HUSAIN: I hear everything you're saying. That said, the Muslim Brotherhood thankfully is not a monolithic organization. It has different strands within it. El-Gazar, the man who went to see Omar Suleiman last Friday, came out saying the peace treaty with Israel is in the Egyptian national interest. So there's good news. You had Mohammed el-Badie, the current leader of the brotherhood, who is not a reformist, is a conservative. He wants within the Muslim brotherhood tradition -- he wants to create what he calls a civilian government, not an Islamist government.
BAIER: The problem, I guess, is that there wasn't an opposition group, because Mubarak had clamped down on all opposition. And so in the absence of that, do people then turn to what's comfortable to them, which may be their religion and perhaps extreme religion in some cases?
HUSAIN: What we've seen with this generation of Egyptians -- jeans, baseball caps, tattoos, Facebook, Twitter -- they're not the kind of people who are going to sit back and allow some kind of Ayatollah Khomeini type figure to take up.
BAIER: You don't think so?
HUSAIN: I think what's important is what's coming up in the six to seven months. In other words, enabling civil society and center-left, center-right, centrist politics to emerge, something that the U.S. government has been trying to do in the Middle East over the last 10 years, but without great success. Now is the critical moment, and it's all up for grabs.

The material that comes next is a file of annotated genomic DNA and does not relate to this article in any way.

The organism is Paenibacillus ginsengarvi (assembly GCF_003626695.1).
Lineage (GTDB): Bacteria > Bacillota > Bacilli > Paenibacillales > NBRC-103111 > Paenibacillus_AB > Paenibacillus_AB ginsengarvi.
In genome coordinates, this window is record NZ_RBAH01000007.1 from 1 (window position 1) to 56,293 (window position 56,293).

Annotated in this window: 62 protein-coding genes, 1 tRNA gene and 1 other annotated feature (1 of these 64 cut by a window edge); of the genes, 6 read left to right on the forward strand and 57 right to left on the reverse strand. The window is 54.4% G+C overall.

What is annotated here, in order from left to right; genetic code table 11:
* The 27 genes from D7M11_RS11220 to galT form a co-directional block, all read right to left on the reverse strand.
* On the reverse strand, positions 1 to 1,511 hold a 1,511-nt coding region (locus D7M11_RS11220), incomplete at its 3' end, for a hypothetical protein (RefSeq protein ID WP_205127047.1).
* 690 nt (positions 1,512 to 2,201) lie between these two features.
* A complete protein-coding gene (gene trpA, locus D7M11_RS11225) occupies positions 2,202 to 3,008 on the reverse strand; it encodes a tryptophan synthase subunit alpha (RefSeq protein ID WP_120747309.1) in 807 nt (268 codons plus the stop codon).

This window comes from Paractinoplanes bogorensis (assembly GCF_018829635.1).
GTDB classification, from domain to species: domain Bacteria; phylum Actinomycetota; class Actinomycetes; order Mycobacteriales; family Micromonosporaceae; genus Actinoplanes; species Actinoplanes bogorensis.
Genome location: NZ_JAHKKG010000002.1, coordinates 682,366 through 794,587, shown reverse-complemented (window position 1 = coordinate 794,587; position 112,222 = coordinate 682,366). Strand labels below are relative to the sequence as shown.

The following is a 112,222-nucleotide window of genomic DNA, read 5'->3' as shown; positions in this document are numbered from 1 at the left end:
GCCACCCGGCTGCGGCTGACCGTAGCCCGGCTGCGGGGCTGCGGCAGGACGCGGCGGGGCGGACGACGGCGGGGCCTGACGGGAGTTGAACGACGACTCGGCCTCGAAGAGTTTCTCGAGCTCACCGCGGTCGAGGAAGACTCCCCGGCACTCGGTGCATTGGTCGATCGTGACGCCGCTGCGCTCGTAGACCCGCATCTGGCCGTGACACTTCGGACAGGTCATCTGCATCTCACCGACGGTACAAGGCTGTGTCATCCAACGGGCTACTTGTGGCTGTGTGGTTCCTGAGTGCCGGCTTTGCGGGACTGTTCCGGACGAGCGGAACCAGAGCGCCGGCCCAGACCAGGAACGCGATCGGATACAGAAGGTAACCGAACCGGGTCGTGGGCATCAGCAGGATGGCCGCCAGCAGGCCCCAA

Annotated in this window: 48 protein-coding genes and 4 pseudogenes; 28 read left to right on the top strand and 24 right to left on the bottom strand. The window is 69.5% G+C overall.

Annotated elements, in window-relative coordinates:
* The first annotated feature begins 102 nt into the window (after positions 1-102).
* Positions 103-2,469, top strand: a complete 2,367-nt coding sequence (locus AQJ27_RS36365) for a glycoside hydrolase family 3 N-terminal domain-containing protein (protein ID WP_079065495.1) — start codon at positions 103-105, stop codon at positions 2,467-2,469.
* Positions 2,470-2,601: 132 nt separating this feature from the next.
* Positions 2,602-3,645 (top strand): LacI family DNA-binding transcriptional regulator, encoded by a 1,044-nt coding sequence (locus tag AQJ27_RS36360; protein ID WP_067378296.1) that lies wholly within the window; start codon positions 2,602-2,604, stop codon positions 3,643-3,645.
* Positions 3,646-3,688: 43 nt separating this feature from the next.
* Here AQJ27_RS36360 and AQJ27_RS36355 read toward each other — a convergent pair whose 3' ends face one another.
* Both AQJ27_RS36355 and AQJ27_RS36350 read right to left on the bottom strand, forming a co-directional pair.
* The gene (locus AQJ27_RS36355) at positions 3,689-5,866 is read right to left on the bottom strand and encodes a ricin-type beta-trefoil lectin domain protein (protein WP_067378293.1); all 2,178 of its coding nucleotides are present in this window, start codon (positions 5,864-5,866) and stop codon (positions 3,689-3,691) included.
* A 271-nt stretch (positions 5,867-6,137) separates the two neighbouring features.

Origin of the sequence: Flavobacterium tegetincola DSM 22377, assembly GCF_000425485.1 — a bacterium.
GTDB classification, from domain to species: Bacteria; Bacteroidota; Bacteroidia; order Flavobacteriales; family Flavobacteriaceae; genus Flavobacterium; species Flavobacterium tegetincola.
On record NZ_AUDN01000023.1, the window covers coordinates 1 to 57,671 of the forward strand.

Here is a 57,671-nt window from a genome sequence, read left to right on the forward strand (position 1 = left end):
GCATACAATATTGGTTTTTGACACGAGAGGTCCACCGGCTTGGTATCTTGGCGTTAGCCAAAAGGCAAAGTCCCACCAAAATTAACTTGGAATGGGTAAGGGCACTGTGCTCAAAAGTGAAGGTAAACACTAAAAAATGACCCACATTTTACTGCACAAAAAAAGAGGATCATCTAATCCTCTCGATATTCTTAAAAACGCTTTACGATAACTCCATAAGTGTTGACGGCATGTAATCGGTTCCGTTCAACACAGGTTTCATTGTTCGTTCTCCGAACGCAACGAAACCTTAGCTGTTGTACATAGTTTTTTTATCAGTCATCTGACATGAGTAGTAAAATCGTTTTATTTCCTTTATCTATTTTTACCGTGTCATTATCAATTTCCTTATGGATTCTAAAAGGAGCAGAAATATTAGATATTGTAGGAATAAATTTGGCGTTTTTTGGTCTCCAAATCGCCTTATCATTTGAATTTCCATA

On The O'Reilly Factor, Bill O'Reilly challenged Beck's theory, saying that radicals and communists could not seize power in Europe and the United States. O'Reilly went so far as to tell Beck, "There's no evidence that says I'm not right":
O'REILLY: The insurrection in Western countries.
O'REILLY: You believe that's in play as well, correct?
BECK: Yes, I do. On my show, I've been showing the tapes of communist revolutionaries who are willing to band with anyone here in America. And they're currently saying -- and at big meetings and rallies -- saying, "This needs to come here to America, and it will come here." And they're -- we are the last stop.
O'REILLY: I don't see the constituency.
BECK: You don't have to.
O'REILLY: I don't see the constituency in Britain, in Germany, in the United States. I don't see it.
BECK: You don't have to. You don't have to. All you, all you -- what happened over in Greece, remember the riots in Greece? That's the best that the communists can do, is get that kind of riot. Those were all communist riots. Get that. Now, if you couple that with Islamic extremism, which you know you have all over. That's why Cameron came out, Merkel has come and out, and yesterday Sarkozy.
O'REILLY: They can do a lot of damage.
BECK: Do a lot of damage.
O'REILLY: But they can't change governments, and they can't do -- seize power. They can't.
BECK: I hope that you are right.
O'REILLY: There's no evidence that says I'm not right. There isn't one situation in the country right now -- in the world right now, not one --
O'REILLY: No. But it worked the other way.